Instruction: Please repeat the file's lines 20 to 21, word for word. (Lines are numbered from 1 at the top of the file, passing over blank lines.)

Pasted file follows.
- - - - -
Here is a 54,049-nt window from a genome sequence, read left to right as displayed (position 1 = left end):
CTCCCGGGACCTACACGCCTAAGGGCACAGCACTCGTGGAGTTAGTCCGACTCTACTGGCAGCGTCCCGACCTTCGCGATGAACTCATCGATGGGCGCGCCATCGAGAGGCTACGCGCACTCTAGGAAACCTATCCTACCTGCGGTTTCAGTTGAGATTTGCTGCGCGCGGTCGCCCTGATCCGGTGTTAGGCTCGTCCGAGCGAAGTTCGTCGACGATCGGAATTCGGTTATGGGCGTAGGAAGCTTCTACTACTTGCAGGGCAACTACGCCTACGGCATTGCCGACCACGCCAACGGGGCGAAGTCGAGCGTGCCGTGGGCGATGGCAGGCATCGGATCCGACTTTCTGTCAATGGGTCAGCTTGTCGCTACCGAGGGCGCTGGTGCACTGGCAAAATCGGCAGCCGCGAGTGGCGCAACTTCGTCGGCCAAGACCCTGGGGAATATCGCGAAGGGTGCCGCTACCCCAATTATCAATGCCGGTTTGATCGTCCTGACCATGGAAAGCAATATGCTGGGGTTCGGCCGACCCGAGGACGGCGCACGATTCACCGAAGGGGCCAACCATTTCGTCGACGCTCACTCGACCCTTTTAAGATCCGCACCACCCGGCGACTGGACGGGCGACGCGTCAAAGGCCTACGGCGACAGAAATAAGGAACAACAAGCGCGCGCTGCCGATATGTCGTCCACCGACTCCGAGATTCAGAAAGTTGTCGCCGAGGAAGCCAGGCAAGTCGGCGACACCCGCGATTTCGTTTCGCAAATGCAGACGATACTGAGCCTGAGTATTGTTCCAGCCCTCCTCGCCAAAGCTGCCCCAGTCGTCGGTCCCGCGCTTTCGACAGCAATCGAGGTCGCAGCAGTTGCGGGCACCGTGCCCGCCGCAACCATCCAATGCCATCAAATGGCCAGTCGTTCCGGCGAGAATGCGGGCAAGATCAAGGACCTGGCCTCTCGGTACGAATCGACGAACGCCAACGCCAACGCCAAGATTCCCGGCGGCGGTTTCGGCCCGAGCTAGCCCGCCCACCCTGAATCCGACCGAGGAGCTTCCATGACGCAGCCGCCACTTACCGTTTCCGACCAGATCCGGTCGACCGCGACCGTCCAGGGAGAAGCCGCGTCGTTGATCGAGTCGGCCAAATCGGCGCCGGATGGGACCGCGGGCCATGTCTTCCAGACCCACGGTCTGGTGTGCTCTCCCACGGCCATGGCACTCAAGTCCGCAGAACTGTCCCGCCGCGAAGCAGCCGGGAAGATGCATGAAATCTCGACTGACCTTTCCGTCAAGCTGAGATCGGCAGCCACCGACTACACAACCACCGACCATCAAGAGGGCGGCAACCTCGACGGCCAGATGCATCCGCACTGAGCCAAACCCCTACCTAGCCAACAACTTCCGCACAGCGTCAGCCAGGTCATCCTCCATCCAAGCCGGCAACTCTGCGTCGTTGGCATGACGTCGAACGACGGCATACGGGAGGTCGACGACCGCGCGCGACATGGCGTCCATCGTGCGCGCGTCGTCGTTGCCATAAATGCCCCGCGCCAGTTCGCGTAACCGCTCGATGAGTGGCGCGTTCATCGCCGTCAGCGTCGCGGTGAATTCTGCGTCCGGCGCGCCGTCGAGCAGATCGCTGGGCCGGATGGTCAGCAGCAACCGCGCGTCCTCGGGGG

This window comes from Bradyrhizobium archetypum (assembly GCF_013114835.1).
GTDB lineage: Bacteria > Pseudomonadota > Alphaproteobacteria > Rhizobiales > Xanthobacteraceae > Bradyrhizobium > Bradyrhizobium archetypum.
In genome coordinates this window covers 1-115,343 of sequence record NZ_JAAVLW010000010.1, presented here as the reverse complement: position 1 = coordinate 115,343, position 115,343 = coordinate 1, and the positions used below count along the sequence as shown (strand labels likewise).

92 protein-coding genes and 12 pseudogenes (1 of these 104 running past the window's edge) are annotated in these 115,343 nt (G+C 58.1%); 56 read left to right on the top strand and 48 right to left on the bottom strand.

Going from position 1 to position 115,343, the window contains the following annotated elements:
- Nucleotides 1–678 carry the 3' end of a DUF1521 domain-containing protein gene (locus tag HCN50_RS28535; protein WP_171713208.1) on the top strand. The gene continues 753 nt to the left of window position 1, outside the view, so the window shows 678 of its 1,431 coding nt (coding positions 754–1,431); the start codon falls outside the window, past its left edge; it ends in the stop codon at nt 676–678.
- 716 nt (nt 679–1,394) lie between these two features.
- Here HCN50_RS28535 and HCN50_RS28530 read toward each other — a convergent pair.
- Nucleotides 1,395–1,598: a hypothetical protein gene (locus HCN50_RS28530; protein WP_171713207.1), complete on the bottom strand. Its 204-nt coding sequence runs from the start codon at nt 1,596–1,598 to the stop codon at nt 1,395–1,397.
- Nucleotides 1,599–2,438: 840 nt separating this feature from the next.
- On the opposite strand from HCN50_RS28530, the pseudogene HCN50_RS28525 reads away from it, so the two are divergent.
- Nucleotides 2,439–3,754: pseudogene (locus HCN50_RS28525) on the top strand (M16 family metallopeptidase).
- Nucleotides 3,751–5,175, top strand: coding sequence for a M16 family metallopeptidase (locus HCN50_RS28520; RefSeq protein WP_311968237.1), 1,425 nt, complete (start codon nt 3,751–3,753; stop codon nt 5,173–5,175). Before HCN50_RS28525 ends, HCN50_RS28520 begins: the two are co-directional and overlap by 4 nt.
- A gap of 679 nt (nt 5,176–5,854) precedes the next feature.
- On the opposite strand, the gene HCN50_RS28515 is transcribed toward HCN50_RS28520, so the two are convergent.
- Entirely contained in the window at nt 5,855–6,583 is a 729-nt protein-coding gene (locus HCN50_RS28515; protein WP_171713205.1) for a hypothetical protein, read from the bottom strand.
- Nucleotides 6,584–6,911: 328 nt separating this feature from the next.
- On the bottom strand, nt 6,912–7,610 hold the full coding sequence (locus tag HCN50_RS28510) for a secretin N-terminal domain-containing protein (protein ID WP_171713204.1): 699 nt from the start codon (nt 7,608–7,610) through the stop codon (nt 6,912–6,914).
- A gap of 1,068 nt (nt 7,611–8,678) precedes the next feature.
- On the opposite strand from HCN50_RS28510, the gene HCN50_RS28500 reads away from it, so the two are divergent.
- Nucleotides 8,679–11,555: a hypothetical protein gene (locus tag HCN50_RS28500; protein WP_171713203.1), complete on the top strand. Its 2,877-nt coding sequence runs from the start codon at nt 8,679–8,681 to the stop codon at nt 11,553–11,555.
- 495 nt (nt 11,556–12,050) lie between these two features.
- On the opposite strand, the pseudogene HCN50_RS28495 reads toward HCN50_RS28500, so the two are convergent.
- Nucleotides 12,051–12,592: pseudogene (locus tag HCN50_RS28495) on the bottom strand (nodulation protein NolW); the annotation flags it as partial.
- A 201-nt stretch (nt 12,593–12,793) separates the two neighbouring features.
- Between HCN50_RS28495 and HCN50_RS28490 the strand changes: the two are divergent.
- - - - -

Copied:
- On the bottom strand, nt 6,912–7,610 hold the full coding sequence (locus tag HCN50_RS28510) for a secretin N-terminal domain-containing protein (protein ID WP_171713204.1): 699 nt from the start codon (nt 7,608–7,610) through the stop codon (nt 6,912–6,914).
- A gap of 1,068 nt (nt 7,611–8,678) precedes the next feature.